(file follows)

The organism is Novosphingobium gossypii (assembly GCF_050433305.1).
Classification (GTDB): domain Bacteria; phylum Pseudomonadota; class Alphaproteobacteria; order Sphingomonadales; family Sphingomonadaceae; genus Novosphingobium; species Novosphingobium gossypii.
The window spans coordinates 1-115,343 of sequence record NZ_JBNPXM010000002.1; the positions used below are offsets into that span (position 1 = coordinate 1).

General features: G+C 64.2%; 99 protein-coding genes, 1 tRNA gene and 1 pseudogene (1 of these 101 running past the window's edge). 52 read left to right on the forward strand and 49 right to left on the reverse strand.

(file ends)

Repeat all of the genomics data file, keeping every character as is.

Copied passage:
The organism is Novosphingobium gossypii (assembly GCF_050433305.1).
Classification (GTDB): domain Bacteria; phylum Pseudomonadota; class Alphaproteobacteria; order Sphingomonadales; family Sphingomonadaceae; genus Novosphingobium; species Novosphingobium gossypii.
The window spans coordinates 1-115,343 of sequence record NZ_JBNPXM010000002.1; the positions used below are offsets into that span (position 1 = coordinate 1).

General features: G+C 64.2%; 99 protein-coding genes, 1 tRNA gene and 1 pseudogene (1 of these 101 running past the window's edge). 52 read left to right on the forward strand and 49 right to left on the reverse strand.